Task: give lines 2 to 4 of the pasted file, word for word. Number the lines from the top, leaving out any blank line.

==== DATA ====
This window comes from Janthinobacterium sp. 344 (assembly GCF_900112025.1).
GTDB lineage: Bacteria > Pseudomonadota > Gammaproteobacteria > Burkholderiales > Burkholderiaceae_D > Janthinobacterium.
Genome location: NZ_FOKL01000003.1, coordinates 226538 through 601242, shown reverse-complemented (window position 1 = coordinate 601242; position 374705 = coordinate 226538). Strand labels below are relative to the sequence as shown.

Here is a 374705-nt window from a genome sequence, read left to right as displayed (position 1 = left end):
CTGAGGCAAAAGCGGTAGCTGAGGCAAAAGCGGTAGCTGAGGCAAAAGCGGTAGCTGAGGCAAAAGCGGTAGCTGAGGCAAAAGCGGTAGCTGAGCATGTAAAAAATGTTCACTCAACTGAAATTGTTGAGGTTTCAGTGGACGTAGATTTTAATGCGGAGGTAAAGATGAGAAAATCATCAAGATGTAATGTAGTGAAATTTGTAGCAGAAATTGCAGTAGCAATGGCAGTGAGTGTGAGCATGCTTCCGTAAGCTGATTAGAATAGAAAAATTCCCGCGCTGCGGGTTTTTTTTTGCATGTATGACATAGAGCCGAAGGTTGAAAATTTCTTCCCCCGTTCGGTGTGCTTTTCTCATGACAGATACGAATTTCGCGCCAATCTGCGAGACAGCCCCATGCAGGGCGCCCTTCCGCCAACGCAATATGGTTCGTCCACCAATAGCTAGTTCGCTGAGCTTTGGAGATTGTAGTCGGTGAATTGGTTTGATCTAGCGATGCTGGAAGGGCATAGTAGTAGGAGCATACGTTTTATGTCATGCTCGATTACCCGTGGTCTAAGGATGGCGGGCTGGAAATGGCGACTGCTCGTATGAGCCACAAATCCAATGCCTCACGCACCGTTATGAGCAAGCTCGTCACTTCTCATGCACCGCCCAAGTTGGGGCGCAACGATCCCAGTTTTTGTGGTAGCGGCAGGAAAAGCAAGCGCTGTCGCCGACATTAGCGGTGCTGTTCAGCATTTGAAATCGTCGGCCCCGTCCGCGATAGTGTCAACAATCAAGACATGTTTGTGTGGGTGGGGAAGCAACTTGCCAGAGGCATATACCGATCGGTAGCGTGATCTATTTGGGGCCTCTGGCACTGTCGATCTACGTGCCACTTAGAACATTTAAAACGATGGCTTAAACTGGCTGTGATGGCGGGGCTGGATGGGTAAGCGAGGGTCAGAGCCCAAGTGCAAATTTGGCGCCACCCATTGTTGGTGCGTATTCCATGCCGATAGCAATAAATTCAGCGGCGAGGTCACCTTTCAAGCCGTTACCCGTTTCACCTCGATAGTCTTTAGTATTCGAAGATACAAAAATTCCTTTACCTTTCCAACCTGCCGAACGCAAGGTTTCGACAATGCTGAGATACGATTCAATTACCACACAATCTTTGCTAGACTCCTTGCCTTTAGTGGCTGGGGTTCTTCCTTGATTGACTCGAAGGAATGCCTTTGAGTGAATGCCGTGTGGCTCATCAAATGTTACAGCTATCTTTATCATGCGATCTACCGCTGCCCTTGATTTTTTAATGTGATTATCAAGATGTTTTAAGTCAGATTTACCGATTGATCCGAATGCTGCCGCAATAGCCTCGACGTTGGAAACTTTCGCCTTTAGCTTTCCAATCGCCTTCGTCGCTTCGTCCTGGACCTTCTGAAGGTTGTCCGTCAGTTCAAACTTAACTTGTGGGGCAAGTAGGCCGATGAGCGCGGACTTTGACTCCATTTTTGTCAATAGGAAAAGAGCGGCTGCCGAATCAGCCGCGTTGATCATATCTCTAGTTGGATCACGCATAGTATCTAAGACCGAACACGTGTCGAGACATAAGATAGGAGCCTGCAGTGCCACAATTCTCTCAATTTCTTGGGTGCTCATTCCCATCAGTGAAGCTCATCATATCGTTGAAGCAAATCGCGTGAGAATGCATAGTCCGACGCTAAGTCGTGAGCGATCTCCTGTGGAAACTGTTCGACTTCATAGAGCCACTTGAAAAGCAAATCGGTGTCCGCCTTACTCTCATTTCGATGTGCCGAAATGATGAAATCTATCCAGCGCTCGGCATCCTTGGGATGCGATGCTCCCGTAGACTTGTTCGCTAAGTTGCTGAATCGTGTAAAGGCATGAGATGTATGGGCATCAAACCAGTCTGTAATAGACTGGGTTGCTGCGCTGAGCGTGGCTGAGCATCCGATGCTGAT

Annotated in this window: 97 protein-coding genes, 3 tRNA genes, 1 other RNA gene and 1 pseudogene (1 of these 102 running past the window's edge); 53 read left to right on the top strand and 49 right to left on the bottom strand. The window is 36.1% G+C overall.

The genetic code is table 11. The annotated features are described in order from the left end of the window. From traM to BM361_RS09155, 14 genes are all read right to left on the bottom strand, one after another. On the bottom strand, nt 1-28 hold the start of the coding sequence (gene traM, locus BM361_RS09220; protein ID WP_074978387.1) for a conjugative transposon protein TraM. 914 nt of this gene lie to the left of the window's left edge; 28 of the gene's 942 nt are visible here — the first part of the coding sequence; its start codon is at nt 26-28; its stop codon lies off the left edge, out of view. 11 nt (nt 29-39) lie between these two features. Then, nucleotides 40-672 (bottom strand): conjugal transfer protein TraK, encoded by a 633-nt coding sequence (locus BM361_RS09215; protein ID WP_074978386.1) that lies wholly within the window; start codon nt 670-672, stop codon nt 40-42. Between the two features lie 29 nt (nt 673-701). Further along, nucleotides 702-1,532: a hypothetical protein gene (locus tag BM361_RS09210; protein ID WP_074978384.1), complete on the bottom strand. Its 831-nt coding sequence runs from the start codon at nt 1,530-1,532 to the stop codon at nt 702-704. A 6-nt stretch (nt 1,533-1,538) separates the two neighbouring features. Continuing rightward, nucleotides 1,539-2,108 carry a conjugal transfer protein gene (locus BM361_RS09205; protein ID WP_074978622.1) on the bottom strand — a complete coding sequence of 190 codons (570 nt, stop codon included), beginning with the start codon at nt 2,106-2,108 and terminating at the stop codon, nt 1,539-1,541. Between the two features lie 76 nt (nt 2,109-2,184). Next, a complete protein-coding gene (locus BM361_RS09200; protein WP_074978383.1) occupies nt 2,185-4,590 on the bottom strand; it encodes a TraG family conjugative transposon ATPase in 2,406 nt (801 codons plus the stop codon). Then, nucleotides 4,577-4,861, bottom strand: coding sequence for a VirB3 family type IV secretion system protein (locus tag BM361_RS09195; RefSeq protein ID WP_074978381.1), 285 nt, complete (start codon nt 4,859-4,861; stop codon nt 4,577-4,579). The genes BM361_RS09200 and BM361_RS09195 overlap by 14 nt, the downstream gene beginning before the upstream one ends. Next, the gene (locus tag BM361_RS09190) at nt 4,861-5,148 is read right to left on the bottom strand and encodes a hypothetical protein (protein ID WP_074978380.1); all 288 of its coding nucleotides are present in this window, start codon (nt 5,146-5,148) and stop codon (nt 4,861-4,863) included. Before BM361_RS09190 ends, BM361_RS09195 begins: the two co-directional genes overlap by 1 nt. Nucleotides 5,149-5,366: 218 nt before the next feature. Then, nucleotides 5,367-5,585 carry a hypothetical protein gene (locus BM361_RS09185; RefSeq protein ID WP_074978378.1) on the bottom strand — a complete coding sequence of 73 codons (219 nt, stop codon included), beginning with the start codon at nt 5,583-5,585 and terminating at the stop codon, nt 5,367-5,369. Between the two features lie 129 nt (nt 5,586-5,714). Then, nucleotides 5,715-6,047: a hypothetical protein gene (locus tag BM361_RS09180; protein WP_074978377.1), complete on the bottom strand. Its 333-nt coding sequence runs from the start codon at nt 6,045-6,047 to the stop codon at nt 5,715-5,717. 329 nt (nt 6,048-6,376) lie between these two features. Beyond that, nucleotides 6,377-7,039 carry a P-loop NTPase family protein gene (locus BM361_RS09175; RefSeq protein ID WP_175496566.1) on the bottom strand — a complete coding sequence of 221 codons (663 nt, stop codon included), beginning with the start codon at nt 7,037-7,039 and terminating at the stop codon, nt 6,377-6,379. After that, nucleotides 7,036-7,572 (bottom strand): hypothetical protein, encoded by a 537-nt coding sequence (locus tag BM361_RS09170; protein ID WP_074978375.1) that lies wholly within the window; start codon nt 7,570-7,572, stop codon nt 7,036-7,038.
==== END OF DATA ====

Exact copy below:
GTDB lineage: Bacteria > Pseudomonadota > Gammaproteobacteria > Burkholderiales > Burkholderiaceae_D > Janthinobacterium.
Genome location: NZ_FOKL01000003.1, coordinates 226538 through 601242, shown reverse-complemented (window position 1 = coordinate 601242; position 374705 = coordinate 226538). Strand labels below are relative to the sequence as shown.

Here is a 374705-nt window from a genome sequence, read left to right as displayed (position 1 = left end):